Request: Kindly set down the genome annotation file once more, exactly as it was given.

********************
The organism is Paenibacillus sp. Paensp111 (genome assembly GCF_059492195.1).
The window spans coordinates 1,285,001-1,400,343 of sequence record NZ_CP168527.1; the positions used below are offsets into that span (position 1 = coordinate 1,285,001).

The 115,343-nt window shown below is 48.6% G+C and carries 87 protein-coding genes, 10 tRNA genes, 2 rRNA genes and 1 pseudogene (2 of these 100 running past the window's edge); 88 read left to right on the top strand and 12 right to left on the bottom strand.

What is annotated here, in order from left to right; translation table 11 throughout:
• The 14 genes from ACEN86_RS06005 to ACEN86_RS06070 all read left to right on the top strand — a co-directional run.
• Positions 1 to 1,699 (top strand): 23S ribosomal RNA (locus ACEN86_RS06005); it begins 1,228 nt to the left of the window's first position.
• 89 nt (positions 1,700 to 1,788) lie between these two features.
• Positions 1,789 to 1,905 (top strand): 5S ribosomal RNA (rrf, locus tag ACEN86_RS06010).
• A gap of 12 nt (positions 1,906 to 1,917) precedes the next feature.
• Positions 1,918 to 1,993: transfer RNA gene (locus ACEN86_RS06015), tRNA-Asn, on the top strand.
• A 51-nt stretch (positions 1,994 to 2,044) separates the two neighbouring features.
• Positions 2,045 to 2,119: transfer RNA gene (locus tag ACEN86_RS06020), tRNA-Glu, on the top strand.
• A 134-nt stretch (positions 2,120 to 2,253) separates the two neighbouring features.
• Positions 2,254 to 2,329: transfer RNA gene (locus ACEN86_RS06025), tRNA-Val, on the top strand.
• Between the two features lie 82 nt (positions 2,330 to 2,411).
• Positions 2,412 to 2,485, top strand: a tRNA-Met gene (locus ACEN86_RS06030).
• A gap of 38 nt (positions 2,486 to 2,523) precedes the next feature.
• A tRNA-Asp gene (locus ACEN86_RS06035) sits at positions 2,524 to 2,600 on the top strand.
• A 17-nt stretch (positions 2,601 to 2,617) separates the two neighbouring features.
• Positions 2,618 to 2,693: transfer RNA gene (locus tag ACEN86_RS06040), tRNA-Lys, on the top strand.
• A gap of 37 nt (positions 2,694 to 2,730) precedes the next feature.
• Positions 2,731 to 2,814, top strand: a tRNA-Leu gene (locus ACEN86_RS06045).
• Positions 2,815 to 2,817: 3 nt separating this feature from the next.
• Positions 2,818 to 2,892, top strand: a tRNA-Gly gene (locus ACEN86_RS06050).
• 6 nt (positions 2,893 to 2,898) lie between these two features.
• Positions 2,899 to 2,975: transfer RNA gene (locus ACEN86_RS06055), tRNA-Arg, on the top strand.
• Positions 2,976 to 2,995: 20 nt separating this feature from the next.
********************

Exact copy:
The organism is Paenibacillus sp. Paensp111 (genome assembly GCF_059492195.1).
The window spans coordinates 1,285,001-1,400,343 of sequence record NZ_CP168527.1; the positions used below are offsets into that span (position 1 = coordinate 1,285,001).

The 115,343-nt window shown below is 48.6% G+C and carries 87 protein-coding genes, 10 tRNA genes, 2 rRNA genes and 1 pseudogene (2 of these 100 running past the window's edge); 88 read left to right on the top strand and 12 right to left on the bottom strand.

What is annotated here, in order from left to right; translation table 11 throughout:
• The 14 genes from ACEN86_RS06005 to ACEN86_RS06070 all read left to right on the top strand — a co-directional run.
• Positions 1 to 1,699 (top strand): 23S ribosomal RNA (locus ACEN86_RS06005); it begins 1,228 nt to the left of the window's first position.
• 89 nt (positions 1,700 to 1,788) lie between these two features.
• Positions 1,789 to 1,905 (top strand): 5S ribosomal RNA (rrf, locus tag ACEN86_RS06010).
• A gap of 12 nt (positions 1,906 to 1,917) precedes the next feature.
• Positions 1,918 to 1,993: transfer RNA gene (locus ACEN86_RS06015), tRNA-Asn, on the top strand.
• A 51-nt stretch (positions 1,994 to 2,044) separates the two neighbouring features.
• Positions 2,045 to 2,119: transfer RNA gene (locus tag ACEN86_RS06020), tRNA-Glu, on the top strand.
• A 134-nt stretch (positions 2,120 to 2,253) separates the two neighbouring features.
• Positions 2,254 to 2,329: transfer RNA gene (locus ACEN86_RS06025), tRNA-Val, on the top strand.
• Between the two features lie 82 nt (positions 2,330 to 2,411).
• Positions 2,412 to 2,485, top strand: a tRNA-Met gene (locus ACEN86_RS06030).
• A gap of 38 nt (positions 2,486 to 2,523) precedes the next feature.
• A tRNA-Asp gene (locus ACEN86_RS06035) sits at positions 2,524 to 2,600 on the top strand.
• A 17-nt stretch (positions 2,601 to 2,617) separates the two neighbouring features.
• Positions 2,618 to 2,693: transfer RNA gene (locus tag ACEN86_RS06040), tRNA-Lys, on the top strand.
• A gap of 37 nt (positions 2,694 to 2,730) precedes the next feature.
• Positions 2,731 to 2,814, top strand: a tRNA-Leu gene (locus ACEN86_RS06045).
• Positions 2,815 to 2,817: 3 nt separating this feature from the next.
• Positions 2,818 to 2,892, top strand: a tRNA-Gly gene (locus ACEN86_RS06050).
• 6 nt (positions 2,893 to 2,898) lie between these two features.
• Positions 2,899 to 2,975: transfer RNA gene (locus ACEN86_RS06055), tRNA-Arg, on the top strand.
• Positions 2,976 to 2,995: 20 nt separating this feature from the next.